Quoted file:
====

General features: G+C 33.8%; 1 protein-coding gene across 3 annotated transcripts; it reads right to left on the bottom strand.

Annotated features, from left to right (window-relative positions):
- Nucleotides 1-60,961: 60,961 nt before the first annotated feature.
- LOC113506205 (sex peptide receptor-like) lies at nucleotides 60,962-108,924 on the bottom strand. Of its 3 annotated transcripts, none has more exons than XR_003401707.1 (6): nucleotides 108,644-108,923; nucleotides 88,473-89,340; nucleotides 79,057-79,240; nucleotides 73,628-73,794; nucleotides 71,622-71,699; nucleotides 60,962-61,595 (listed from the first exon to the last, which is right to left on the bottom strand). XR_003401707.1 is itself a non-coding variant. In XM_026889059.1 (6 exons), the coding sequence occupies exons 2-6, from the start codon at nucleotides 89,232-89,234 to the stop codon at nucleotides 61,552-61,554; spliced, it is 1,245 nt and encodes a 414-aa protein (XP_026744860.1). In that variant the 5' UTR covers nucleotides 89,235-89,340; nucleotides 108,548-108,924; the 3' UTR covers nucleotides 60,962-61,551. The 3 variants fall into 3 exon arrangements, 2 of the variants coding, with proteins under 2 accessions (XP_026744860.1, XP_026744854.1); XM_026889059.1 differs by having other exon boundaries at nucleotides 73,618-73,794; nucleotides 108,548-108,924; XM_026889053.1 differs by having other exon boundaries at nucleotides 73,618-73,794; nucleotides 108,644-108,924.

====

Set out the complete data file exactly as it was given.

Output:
General features: G+C 33.8%; 1 protein-coding gene across 3 annotated transcripts; it reads right to left on the bottom strand.

Annotated features, from left to right (window-relative positions):
- Nucleotides 1-60,961: 60,961 nt before the first annotated feature.
- LOC113506205 (sex peptide receptor-like) lies at nucleotides 60,962-108,924 on the bottom strand. Of its 3 annotated transcripts, none has more exons than XR_003401707.1 (6): nucleotides 108,644-108,923; nucleotides 88,473-89,340; nucleotides 79,057-79,240; nucleotides 73,628-73,794; nucleotides 71,622-71,699; nucleotides 60,962-61,595 (listed from the first exon to the last, which is right to left on the bottom strand). XR_003401707.1 is itself a non-coding variant. In XM_026889059.1 (6 exons), the coding sequence occupies exons 2-6, from the start codon at nucleotides 89,232-89,234 to the stop codon at nucleotides 61,552-61,554; spliced, it is 1,245 nt and encodes a 414-aa protein (XP_026744860.1). In that variant the 5' UTR covers nucleotides 89,235-89,340; nucleotides 108,548-108,924; the 3' UTR covers nucleotides 60,962-61,551. The 3 variants fall into 3 exon arrangements, 2 of the variants coding, with proteins under 2 accessions (XP_026744860.1, XP_026744854.1); XM_026889059.1 differs by having other exon boundaries at nucleotides 73,618-73,794; nucleotides 108,548-108,924; XM_026889053.1 differs by having other exon boundaries at nucleotides 73,618-73,794; nucleotides 108,644-108,924.